3 September to 1 October
The artist will be in attendance on 3 September, 1 – 4 p.m.
Works are now on our website and are for sale.
Mark Johnston was born in the North East of England, and spent his childhood by the sea and in the country. Painting took him to the Lake District and then to Brighton University. Three years later after graduating with a B.A. (Hons) degree in Painting he was awarded the Sussex Painting Prize. For the next few years he traveled, lived and painted in Greece, Barcelona and Andalucia, before returning to England. His work is stimulated by nature, landscapes, primitive power, energy and all its connotations of darkness and light. The importance of an improvised and intuitive process opens painting up to a primal purity, a spiritual and uniquely mysterious quality outside of time. Mark says of his work, The smaller canvases, or sometimes boards, are much more intimate though they too can be emotional. I see these as chamber music, to be engaged with at home and close-to, in a limited setting by a limited audience. The larger works, because the larger fields call for more assertive action, can hold their own on a museum wall.
River estuaries give way to calmer vistas….
Ever the poet to bring a person back to earth…
Philip Larkin ‘To the Sea’
Earthy or fiery tones give way to more turquoise hues
Mark Johnston’s deep layered oils are the perfect complement to the infinity of Jaejun Lee’s smooth celadon blue…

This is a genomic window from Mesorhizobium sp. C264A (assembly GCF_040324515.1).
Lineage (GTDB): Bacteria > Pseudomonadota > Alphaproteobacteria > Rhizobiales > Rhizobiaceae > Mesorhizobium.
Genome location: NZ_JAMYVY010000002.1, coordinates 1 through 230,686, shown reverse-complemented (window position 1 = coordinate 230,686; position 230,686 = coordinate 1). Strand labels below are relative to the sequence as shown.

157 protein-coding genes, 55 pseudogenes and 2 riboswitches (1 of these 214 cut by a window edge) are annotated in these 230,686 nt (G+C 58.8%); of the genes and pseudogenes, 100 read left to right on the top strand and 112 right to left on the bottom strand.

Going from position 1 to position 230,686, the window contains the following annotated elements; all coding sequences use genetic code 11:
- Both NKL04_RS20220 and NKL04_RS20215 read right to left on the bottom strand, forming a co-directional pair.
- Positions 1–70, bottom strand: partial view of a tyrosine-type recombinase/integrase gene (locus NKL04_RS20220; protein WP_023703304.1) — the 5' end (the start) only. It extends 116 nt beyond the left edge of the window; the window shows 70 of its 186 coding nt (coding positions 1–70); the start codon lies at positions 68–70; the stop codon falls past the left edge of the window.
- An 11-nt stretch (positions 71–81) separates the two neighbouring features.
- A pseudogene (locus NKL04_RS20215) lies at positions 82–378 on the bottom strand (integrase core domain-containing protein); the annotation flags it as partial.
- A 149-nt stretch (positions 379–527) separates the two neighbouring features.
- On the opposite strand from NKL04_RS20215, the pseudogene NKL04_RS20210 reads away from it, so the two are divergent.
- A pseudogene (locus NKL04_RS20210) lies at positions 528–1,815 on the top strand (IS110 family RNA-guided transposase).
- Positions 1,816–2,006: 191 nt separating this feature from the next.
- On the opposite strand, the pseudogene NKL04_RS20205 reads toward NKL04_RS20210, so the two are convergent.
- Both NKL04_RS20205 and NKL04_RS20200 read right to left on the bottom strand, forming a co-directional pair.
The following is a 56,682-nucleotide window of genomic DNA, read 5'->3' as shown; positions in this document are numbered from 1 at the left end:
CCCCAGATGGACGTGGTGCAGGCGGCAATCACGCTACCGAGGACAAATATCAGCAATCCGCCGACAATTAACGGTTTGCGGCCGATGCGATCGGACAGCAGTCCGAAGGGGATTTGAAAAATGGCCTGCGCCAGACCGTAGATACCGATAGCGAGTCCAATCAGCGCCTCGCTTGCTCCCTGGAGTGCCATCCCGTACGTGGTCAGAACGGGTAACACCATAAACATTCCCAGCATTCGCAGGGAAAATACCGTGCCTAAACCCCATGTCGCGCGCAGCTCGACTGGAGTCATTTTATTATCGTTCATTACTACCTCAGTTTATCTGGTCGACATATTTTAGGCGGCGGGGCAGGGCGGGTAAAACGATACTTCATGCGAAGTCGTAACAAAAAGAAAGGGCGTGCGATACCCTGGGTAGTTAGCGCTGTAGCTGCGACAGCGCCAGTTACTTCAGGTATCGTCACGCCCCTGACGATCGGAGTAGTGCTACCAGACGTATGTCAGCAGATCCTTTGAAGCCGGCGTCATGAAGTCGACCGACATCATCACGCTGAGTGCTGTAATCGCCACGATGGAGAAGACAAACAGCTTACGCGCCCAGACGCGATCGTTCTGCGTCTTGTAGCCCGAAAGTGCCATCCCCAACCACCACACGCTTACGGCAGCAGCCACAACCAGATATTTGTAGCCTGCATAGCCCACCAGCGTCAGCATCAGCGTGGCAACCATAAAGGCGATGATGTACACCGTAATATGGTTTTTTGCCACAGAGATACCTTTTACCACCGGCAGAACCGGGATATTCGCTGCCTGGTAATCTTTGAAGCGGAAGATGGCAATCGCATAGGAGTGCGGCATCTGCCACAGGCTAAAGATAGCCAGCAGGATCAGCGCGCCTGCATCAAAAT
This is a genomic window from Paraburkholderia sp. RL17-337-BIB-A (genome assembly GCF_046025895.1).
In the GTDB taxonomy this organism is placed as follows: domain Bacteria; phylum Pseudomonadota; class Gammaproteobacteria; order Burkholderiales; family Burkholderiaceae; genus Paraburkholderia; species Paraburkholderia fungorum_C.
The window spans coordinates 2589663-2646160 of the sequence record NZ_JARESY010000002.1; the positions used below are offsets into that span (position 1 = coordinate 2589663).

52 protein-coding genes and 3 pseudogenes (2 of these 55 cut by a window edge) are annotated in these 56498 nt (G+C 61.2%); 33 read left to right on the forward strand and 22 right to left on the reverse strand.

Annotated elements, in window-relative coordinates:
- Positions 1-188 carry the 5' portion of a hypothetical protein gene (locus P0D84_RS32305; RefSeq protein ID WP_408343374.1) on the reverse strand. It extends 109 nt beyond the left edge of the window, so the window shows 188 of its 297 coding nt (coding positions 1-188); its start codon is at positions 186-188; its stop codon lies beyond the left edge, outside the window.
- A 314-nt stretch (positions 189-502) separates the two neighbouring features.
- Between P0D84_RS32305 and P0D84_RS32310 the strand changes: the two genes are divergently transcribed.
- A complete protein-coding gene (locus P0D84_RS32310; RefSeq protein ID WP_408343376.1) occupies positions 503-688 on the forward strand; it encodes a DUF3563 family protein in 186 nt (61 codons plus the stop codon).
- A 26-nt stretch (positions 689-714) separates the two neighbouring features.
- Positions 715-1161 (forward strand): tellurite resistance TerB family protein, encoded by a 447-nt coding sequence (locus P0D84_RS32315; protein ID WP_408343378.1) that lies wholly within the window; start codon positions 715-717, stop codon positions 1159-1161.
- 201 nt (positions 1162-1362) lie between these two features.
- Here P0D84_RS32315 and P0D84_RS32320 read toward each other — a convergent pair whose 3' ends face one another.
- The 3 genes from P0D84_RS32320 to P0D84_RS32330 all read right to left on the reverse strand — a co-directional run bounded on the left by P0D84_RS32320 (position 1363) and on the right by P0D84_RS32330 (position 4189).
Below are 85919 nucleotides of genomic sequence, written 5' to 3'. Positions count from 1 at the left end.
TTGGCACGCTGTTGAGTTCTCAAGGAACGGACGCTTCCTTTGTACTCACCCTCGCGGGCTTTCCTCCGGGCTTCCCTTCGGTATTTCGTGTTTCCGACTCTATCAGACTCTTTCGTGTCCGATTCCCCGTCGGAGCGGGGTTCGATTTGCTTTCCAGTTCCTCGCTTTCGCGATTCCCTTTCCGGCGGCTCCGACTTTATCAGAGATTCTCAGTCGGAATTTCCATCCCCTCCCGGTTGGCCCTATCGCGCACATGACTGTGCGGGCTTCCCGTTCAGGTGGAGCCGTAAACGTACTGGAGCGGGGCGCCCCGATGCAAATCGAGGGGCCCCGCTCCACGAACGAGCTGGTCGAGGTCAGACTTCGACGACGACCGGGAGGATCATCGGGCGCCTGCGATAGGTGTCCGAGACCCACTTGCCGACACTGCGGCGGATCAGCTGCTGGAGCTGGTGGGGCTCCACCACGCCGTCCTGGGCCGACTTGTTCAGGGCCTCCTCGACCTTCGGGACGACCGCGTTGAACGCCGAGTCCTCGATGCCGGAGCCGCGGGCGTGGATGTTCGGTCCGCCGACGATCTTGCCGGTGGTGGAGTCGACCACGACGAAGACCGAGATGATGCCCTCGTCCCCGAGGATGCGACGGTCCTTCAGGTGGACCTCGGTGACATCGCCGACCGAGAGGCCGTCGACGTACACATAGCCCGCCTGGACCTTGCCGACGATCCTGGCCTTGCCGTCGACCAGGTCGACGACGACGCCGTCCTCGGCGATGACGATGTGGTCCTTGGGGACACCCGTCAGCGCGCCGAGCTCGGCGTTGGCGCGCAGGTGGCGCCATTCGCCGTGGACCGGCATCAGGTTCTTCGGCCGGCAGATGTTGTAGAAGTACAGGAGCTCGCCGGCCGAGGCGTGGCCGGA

Speaking of estuaries and the sea, on the 9th anniversary of the passing of Seamus Heaney, I happened to be at a funeral in the old country at the weekend. This view of the Foyle as it wends its way through the city of Derry, ends at Greencastle on the Inishowen Peninsula, home to the playwright Brian Friel, for whom Heaney composed the poem ‘A Call’.
“Hold on,” she said, “I’ll just run out and get him.
The weather here’s so good, he took the chance
To do a bit of weeding.”
So I saw him
Down on his hands and knees beside the leek rig,
Touching, inspecting, separating one
Stalk from the other, gently pulling up
Everything not tapered, frail and leafless,
Pleased to feel each little weed-root break,
But rueful also . . .
Then found myself listening to
The amplified grave ticking of hall clocks
Where the phone lay unattended in a calm
Of mirror glass and sunstruck pendulums . . .
And found myself then thinking: if it were nowadays,
This is how Death would summon Everyman.
Next thing he spoke and I nearly said I loved him.
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As ever thank you for reading.